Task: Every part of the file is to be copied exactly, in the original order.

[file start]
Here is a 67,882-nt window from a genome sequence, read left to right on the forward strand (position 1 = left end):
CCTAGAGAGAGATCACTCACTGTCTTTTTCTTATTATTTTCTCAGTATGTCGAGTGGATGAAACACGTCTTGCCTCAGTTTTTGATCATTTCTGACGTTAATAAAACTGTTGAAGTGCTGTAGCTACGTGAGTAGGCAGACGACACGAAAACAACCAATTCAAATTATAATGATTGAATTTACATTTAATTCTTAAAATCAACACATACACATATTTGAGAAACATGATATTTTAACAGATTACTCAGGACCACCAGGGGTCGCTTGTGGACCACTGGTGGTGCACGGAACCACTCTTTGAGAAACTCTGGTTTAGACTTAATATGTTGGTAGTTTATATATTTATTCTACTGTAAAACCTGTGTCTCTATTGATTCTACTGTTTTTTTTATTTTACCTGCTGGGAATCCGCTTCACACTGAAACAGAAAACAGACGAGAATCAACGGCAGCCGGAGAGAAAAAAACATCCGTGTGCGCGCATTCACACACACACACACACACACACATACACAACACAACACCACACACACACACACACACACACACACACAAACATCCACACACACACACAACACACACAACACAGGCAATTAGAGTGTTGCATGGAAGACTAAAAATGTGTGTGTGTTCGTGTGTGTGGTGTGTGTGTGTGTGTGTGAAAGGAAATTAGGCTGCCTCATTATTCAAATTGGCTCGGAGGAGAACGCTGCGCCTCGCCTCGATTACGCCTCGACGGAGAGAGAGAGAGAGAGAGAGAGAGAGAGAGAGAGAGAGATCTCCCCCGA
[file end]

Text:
Here is a 67,882-nt window from a genome sequence, read left to right on the forward strand (position 1 = left end):
CCTAGAGAGAGATCACTCACTGTCTTTTTCTTATTATTTTCTCAGTATGTCGAGTGGATGAAACACGTCTTGCCTCAGTTTTTGATCATTTCTGACGTTAATAAAACTGTTGAAGTGCTGTAGCTACGTGAGTAGGCAGACGACACGAAAACAACCAATTCAAATTATAATGATTGAATTTACATTTAATTCTTAAAATCAACACATACACATATTTGAGAAACATGATATTTTAACAGATTACTCAGGACCACCAGGGGTCGCTTGTGGACCACTGGTGGTGCACGGAACCACTCTTTGAGAAACTCTGGTTTAGACTTAATATGTTGGTAGTTTATATATTTATTCTACTGTAAAACCTGTGTCTCTATTGATTCTACTGTTTTTTTTATTTTACCTGCTGGGAATCCGCTTCACACTGAAACAGAAAACAGACGAGAATCAACGGCAGCCGGAGAGAAAAAAACATCCGTGTGCGCGCATTCACACACACACACACACACACACATACACAACACAACACCACACACACACACACACACACACACACACAAACATCCACACACACACACAACACACACAACACAGGCAATTAGAGTGTTGCATGGAAGACTAAAAATGTGTGTGTGTTCGTGTGTGTGGTGTGTGTGTGTGTGTGTGAAAGGAAATTAGGCTGCCTCATTATTCAAATTGGCTCGGAGGAGAACGCTGCGCCTCGCCTCGATTACGCCTCGACGGAGAGAGAGAGAGAGAGAGAGAGAGAGAGAGAGAGAGAGATCTCCCCCGA